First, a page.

iPad Notebook export for A Field Guide to Lies: Critical Thinking in the Information Age

August 27, 2017

Some quick quotes from
Citation (MLA): Levitin, Daniel J.. A Field Guide to Lies: Critical Thinking in the Information Age. Penguin Publishing Group, 2016. Kindle file.
that I really liked

Each short quote is preceded by the words “Highlight” & indication of the location in the book.

PART ONE | EVALUATING NUMBERS

Highlight(pink) – FUN WITH AVERAGES > Page 18 · Location 278 But be careful drawing conclusions about individuals and groups based on averages. The pitfalls here are so common that they have names: the ecological fallacy and the exception fallacy. The ecological fallacy occurs when we make inferences about an individual based on aggregate data (such as a group mean), and the exception fallacy occurs when we make inferences about a group based on knowledge of a few exceptional individuals. For example, imagine two small towns, each with only one hundred people. Town A has ninety-nine people earning $ 80,000 a year, and one super-wealthy person who struck oil on her property, earning $ 5,000,000 a year. Town B has fifty people earning $ 100,000 a year and fifty people earning $ 140,000. The mean income of Town A is $ 129,200 and the mean income of Town B is $ 120,000. Although Town A has a higher mean income, in ninety-nine
Highlight(pink) – FUN WITH AVERAGES > Page 21 · Location 309 Here is a brain-twister: The average child usually doesn’t come from the average family. Why? Because of shifting baselines. (I’m Highlight(pink) – PROBABILITIES > Page 117 · Location 1399
The consequences of such confusion are hardly just theoretical: Many court cases have hinged on a misapplication of conditional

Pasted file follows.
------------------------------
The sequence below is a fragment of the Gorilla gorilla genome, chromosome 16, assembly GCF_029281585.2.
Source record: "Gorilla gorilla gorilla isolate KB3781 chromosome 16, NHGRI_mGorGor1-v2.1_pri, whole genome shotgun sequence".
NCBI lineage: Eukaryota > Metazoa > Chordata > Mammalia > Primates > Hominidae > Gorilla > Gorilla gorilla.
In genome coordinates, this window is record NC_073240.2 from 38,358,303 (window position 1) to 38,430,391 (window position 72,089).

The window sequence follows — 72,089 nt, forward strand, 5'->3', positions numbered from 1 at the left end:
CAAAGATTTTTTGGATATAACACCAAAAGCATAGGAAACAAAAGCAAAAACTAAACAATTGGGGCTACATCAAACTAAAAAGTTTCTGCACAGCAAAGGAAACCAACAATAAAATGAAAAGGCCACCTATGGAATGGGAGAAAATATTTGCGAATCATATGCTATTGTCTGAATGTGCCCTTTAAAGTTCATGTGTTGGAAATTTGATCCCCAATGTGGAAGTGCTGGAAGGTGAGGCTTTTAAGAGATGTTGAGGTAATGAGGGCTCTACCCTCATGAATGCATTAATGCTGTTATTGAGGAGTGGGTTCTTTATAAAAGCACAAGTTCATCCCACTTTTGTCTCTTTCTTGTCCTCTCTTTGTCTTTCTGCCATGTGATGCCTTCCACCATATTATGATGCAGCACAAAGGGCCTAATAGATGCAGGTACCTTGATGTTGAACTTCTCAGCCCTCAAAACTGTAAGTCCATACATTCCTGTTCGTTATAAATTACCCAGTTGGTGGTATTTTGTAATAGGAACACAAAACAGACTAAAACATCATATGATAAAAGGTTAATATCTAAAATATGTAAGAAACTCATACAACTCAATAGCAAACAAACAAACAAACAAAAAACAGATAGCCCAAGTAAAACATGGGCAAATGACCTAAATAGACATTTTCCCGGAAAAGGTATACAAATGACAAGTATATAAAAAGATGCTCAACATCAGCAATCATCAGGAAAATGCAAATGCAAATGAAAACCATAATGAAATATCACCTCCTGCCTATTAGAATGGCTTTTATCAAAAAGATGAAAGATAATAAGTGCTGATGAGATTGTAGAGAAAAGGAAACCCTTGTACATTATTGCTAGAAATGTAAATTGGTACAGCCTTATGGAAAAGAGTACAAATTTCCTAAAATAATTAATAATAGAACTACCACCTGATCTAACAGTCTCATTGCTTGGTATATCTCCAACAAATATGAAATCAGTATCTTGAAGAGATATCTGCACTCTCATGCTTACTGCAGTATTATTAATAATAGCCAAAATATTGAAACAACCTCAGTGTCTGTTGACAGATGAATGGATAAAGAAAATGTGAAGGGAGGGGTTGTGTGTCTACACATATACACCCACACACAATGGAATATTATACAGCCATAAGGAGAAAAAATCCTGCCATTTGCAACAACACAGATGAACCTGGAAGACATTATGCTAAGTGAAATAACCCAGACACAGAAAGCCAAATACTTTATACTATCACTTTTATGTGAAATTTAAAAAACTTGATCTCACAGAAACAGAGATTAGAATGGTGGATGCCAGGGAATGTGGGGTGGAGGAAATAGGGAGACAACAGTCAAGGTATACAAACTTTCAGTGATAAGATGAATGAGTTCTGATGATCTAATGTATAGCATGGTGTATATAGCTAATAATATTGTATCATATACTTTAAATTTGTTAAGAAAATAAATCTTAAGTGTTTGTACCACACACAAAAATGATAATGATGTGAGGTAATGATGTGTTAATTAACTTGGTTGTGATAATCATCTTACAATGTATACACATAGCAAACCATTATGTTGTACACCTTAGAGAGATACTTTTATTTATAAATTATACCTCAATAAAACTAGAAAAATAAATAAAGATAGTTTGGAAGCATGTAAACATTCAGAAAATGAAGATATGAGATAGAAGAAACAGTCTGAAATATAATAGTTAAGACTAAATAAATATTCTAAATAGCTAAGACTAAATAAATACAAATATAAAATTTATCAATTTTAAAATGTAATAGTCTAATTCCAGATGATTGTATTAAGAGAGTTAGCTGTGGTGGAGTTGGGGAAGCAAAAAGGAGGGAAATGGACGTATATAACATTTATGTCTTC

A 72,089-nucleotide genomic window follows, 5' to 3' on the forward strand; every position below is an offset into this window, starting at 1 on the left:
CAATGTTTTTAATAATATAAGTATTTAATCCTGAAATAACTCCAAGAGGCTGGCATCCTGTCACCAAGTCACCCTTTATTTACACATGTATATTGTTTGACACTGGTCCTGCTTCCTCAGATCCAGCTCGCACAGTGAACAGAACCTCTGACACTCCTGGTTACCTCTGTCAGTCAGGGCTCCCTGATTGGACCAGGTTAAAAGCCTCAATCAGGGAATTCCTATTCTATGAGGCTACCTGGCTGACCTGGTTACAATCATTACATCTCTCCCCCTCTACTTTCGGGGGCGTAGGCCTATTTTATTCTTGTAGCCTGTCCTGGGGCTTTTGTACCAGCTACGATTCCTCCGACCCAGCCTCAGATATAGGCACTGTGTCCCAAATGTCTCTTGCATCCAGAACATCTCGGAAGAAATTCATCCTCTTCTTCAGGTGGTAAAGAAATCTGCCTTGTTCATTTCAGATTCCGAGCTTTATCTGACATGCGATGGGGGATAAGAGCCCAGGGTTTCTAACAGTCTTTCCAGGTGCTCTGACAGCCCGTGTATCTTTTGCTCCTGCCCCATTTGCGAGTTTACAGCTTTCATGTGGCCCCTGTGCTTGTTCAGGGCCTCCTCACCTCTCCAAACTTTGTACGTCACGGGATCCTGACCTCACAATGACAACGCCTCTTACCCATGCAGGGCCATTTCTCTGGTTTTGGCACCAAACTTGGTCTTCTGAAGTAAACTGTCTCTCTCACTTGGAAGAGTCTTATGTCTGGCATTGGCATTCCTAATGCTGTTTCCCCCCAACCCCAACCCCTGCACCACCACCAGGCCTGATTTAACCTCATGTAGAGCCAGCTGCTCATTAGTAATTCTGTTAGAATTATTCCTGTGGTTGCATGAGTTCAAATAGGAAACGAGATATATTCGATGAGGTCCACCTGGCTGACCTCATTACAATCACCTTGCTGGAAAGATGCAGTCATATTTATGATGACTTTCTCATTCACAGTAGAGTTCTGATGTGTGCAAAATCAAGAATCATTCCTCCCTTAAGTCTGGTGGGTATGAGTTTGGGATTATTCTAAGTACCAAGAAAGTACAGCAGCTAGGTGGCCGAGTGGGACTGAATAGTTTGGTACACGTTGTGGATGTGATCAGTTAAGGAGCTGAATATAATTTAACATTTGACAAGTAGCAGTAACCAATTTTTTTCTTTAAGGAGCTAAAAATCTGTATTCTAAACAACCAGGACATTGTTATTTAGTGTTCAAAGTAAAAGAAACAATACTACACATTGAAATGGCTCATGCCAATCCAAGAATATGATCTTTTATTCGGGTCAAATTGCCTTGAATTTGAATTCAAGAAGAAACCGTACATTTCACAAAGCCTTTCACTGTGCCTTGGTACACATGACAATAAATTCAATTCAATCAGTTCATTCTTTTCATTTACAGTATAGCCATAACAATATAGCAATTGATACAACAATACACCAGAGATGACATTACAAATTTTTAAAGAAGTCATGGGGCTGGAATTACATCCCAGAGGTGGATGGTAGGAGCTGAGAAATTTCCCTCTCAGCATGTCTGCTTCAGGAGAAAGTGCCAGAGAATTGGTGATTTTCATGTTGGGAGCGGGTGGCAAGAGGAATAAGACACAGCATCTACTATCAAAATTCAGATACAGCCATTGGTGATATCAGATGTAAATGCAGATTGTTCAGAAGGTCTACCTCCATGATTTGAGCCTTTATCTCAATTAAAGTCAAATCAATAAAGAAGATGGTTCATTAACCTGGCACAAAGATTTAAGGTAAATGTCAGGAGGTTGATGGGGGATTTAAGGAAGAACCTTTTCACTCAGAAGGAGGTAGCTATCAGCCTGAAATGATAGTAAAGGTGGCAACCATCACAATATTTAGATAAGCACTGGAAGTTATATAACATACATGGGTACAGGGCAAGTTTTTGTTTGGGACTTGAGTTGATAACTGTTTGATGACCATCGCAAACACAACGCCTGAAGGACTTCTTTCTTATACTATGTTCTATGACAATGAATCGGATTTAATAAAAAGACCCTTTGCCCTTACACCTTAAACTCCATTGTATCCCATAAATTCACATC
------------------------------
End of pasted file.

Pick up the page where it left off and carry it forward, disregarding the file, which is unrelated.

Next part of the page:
probabilities, confusing the direction of what is known. A forensics expert may compute, correctly, that the probability of the blood found at the crime scene matching the defendant’s blood type by chance is only 1 percent. This is not at all the same as saying that there is only a 1 percent chance the defendant is innocent. What? Intuition tricks us again. The forensics expert is telling us the probability of a blood match given that the defendant is innocent: P( blood match | innocence)

PART TWO | EVALUATING WORDS
Highlight(pink) – OVERLOOKED, UNDERVALUED ALTERNATIVE EXPLANATIONS > Page 161 · Location 1947
A companion to the cherry-picking bias is selective windowing. This occurs when the information you

PART THREE | EVALUATING THE WORLD
Highlight(pink) – BAYESIAN THINKING IN SCIENCE AND IN COURT > Page 221 · Location 2679
The problem of mistakenly thinking that P( Guilty | Evidence) = P( Evidence | Guilt) is so widespread it has been dubbed the prosecutor’s fallacy.

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